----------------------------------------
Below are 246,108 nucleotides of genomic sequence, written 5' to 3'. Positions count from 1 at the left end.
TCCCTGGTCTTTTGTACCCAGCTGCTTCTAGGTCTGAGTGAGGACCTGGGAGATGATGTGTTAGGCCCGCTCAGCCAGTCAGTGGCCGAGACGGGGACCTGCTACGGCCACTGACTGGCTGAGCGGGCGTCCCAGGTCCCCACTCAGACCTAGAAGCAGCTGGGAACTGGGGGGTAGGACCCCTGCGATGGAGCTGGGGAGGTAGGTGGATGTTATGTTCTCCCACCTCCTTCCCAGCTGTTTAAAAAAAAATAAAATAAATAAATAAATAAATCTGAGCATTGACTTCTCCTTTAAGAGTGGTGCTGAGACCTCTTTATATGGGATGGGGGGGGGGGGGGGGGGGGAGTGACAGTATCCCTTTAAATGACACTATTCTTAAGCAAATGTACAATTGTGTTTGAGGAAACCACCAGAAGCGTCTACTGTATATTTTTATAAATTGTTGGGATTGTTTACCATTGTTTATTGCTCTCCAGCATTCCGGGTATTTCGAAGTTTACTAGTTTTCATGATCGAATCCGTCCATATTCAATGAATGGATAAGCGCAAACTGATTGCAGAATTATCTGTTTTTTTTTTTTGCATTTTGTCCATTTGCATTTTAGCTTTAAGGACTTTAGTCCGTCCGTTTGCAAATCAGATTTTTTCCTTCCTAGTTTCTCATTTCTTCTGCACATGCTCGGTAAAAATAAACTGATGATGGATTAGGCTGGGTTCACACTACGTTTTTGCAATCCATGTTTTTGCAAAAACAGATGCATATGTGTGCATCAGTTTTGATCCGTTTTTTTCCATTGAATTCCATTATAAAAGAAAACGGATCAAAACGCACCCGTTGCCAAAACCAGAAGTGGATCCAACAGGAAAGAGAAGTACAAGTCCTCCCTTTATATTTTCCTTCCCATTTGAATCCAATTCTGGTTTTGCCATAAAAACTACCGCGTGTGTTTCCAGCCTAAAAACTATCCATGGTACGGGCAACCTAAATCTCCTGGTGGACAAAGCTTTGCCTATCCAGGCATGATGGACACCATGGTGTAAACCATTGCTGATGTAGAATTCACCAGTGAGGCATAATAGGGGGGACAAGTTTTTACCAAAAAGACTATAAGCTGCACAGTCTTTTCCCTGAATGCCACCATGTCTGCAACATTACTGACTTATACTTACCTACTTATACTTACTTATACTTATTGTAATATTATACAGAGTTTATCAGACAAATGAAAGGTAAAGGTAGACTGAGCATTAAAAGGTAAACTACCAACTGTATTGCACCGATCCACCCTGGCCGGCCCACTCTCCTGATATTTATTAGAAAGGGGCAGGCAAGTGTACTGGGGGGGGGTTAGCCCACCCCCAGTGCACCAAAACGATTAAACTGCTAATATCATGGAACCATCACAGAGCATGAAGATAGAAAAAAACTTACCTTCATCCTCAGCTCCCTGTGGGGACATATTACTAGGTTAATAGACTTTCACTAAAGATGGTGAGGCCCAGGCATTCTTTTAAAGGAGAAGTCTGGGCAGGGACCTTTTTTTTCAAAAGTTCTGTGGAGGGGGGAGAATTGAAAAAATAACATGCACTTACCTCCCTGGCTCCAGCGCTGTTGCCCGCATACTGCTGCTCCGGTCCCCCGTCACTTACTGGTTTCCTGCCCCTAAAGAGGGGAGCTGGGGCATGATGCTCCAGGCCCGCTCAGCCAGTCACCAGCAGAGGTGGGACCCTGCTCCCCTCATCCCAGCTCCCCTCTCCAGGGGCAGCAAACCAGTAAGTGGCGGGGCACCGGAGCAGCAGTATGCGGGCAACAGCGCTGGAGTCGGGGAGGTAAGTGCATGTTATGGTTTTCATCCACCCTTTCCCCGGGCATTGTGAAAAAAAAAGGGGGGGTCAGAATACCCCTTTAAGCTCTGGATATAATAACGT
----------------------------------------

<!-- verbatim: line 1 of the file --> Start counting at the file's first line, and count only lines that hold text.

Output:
Below are 246,108 nucleotides of genomic sequence, written 5' to 3'. Positions count from 1 at the left end.